Disposed within the upper shoe are the uppei1 screens 0rouped together in what is termed a gang in the` following manner: A topmost screen consisting of a wood frame to which a plate 26 having perforatioiis 27 of a size vwhich will allow all the wheat, wild oats, and other matter of similar sizes to pass through but which prevent the passage of larger matter is mounted on a second screen immediately below it which consists also of a frame 2S to which is secured a wire mesh screen Q9 of a size to permit the further passage of the wheat, wild oats, and smaller seed but prevents the passage of larger matter. This second screen is mounted in turn on the upper screen of a group of screens, preferably live in number 30, 31, 32, 38, and 34, all ot which are secured to one another and are provided with perforations 34a arranged in groups of transverse rows, each group beingspaced equidistant from the other, the space occupied by each group Aof rows being equal to the space between the groups, as shown more particularly in Fig. 1, that is to say, between eachr pair of groups a blank space, indicated by the num-eral 35, and these five screens 30, 31, 32, 33 and 34 are arranged so that the groups of rows of perforations in one screen are directly above the blank spaces 35 of the screen below it, as shown in Fig. l. The respective perforations in the five screens are of the same size, that is, sui'licient to permit the passage therethrough of all the wheat and smaller seeds but without the wild oats. Thus, the gang consists preferably ot seven screens, arranged as described above and in order to be movable with the shoe the gang is detachably held thereto at its front., or high end, by means of a pin 36 secured to the shoe and passed through registering holes in the respective frames Yand 28 of the screens 26 and 29 and also through the topmost screen 30, the gang" being supported on ledges 37 formed at the bottom of the side walls 14 and l5 and also by the slat 17, as it rests thereon at its rear end.

Disposed directly under the upper shoe at a suitable distance therefrom is the lower shoe, formed of two side walls 38 and 39 having outwardly projecting pins 40 and 4l secured thereinto adjacent their rear ends and fitting freely holes provided in the lower arms of the rocking members 23 and 24 adjacent the rear ends of the saine, from which it will be seen that the rea-r end of the lower shoe is supported by the lower arms of the rocking members. This lower shoe is inclined oppositely to the upper one and at its front end is forme-d into upper and lower delivery chutes, the upper one 42 being in depth approximately half the depth of the shoe and leading forwardly to discharge into the receiving hopper 43 of an elevator 44 arranged on the. front end of the machine, while the lower' chute 45 extends transversely under the upper one and discharges out at the side of the machine, this chute 45 being open on its rear side. The bottom of the chute 45 forms the front part of the bottom of the lower shoe and rests on a roller 46, carried by the supports l and 2 so that the shoe is thus supported at its front lower end on the roller 46. For the greater part of its length from its rear end the lower shoe is closed by a solid plate 47 secured to the lower edges of its side walls, the end of this plate, however, being spaced from the lower chute 45 so that an opening 48 is thus formed in the bottom of the lower shoe, and this opening is covered with a line wire mesh 49 of a sizedesigned to permit the passage therethrough of foul seed, weeds, and other refuse of a size smaller than the wheat kernels. Secured into the plate 47 at its rear end is an upstanding stud 50 which extends through and is secured to the transverse rear end bar 5l of a frame 52 fitting within the lower shoe, the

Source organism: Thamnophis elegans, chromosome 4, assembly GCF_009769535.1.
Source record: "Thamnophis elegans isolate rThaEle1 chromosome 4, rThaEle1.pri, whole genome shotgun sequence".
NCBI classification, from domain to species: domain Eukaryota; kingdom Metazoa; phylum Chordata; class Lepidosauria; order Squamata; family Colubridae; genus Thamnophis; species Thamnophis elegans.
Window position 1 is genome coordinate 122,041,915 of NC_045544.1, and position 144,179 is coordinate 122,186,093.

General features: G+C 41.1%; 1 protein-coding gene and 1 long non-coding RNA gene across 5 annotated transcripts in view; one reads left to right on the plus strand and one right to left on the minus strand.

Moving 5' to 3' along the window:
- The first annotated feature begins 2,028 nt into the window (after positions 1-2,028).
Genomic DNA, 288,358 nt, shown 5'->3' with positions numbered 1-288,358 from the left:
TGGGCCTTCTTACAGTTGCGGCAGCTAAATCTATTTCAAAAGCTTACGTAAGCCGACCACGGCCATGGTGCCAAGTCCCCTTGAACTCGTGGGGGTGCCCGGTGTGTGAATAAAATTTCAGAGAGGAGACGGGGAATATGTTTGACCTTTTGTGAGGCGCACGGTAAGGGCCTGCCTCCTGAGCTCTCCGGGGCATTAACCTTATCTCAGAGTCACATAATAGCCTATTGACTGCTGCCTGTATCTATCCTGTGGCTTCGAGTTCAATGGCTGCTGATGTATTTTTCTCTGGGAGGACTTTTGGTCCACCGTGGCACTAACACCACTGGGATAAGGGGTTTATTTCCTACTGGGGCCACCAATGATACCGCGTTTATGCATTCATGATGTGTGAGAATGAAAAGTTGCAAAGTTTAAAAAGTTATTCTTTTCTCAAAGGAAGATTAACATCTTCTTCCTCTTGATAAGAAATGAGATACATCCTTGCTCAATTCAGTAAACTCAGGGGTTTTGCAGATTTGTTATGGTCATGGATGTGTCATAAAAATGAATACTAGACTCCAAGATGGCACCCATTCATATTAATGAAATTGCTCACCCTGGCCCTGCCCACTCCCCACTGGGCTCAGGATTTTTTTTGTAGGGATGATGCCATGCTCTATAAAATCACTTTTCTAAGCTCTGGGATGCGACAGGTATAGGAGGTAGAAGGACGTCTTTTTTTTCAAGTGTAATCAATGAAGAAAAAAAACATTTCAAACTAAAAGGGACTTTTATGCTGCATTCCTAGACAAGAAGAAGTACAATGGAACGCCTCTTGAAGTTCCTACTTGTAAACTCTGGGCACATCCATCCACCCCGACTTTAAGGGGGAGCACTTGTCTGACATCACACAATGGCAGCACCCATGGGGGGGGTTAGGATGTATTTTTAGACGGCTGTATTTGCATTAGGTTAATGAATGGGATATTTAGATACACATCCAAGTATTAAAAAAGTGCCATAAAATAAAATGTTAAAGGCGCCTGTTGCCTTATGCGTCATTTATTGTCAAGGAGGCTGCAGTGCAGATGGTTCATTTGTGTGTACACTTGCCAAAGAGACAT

lfront end of which frame extends adjacent the chute 45 and is open so as to communicate with the chute, as shown in Fig. 2. Screens 53 and 54 are secured to the top and bottom of the fra-me 52 respectively from which it will be seen that there is a space, indicated by the numeral 55, between the screens equal to the depth of the frame and in this space is disposed an inner frame 56 also covered on its top and bottom sides with screens 57 and 58 and the depth of this frame is such that its upper and lower screens 57 and 58 are respectively in rubbing contact with the upper and lower screens 53 and 54 of the frame 52. In thel transverse rear end bar of the frame 56 is secured a. rod 59 which extends freely through an opening in the rear end bar 5l of the frame 52, this rod being rigidly secured at its opposite end by double nuts 60 and 6l into a bracket 62 rigidly secured to the frame of the machine, and thus the frame 52 is longitudinally movable on the rod 59 while the inner frame 56 is immovable. The bottoni surface of the lower screen 54 lies in the same plane as the floor of the transverse chute 45, while the plate 47 is spaced from the screen 54 so that a passage 63 is formed between the-m, and the size of the openings in the upper screen 53 is designed to permit the passage therethrough of the No. 3 wheat but prevent the passage of Nos. l and 2 wheat, while the size of the openings in the lower screen 54 permits the passage therethrough of all foul seed and other small refuse but prevents the passage of the No. 3 wheat.